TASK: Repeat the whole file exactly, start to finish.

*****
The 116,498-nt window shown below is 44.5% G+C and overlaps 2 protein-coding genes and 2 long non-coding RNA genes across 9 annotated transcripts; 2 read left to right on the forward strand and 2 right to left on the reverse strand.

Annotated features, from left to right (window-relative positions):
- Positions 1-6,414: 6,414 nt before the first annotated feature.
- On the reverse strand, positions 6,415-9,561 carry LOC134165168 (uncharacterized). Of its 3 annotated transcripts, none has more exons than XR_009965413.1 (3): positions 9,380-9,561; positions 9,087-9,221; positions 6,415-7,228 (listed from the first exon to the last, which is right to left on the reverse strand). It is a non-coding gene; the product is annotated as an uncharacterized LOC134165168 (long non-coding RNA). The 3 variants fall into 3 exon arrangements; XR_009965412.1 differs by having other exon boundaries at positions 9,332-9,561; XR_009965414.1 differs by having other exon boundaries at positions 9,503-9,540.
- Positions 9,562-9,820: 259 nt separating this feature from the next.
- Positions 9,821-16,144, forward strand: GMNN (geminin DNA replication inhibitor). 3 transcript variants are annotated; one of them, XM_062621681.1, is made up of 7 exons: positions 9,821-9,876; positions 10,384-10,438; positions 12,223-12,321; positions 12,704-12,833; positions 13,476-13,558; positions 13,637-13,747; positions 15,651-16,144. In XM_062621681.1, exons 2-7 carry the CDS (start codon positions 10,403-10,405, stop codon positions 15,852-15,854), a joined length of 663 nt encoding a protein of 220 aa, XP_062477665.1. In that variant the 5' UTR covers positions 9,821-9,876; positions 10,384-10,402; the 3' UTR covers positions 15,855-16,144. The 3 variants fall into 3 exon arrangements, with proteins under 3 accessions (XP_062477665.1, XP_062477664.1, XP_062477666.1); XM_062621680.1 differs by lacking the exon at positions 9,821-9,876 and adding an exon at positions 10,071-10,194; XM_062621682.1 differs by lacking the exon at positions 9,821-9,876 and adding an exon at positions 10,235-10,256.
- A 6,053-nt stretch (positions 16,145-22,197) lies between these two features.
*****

The 116,498-nt window shown below is 44.5% G+C and overlaps 2 protein-coding genes and 2 long non-coding RNA genes across 9 annotated transcripts; 2 read left to right on the forward strand and 2 right to left on the reverse strand.

Annotated features, from left to right (window-relative positions):
- Positions 1-6,414: 6,414 nt before the first annotated feature.
- On the reverse strand, positions 6,415-9,561 carry LOC134165168 (uncharacterized). Of its 3 annotated transcripts, none has more exons than XR_009965413.1 (3): positions 9,380-9,561; positions 9,087-9,221; positions 6,415-7,228 (listed from the first exon to the last, which is right to left on the reverse strand). It is a non-coding gene; the product is annotated as an uncharacterized LOC134165168 (long non-coding RNA). The 3 variants fall into 3 exon arrangements; XR_009965412.1 differs by having other exon boundaries at positions 9,332-9,561; XR_009965414.1 differs by having other exon boundaries at positions 9,503-9,540.
- Positions 9,562-9,820: 259 nt separating this feature from the next.
- Positions 9,821-16,144, forward strand: GMNN (geminin DNA replication inhibitor). 3 transcript variants are annotated; one of them, XM_062621681.1, is made up of 7 exons: positions 9,821-9,876; positions 10,384-10,438; positions 12,223-12,321; positions 12,704-12,833; positions 13,476-13,558; positions 13,637-13,747; positions 15,651-16,144. In XM_062621681.1, exons 2-7 carry the CDS (start codon positions 10,403-10,405, stop codon positions 15,852-15,854), a joined length of 663 nt encoding a protein of 220 aa, XP_062477665.1. In that variant the 5' UTR covers positions 9,821-9,876; positions 10,384-10,402; the 3' UTR covers positions 15,855-16,144. The 3 variants fall into 3 exon arrangements, with proteins under 3 accessions (XP_062477665.1, XP_062477664.1, XP_062477666.1); XM_062621680.1 differs by lacking the exon at positions 9,821-9,876 and adding an exon at positions 10,071-10,194; XM_062621682.1 differs by lacking the exon at positions 9,821-9,876 and adding an exon at positions 10,235-10,256.
- A 6,053-nt stretch (positions 16,145-22,197) lies between these two features.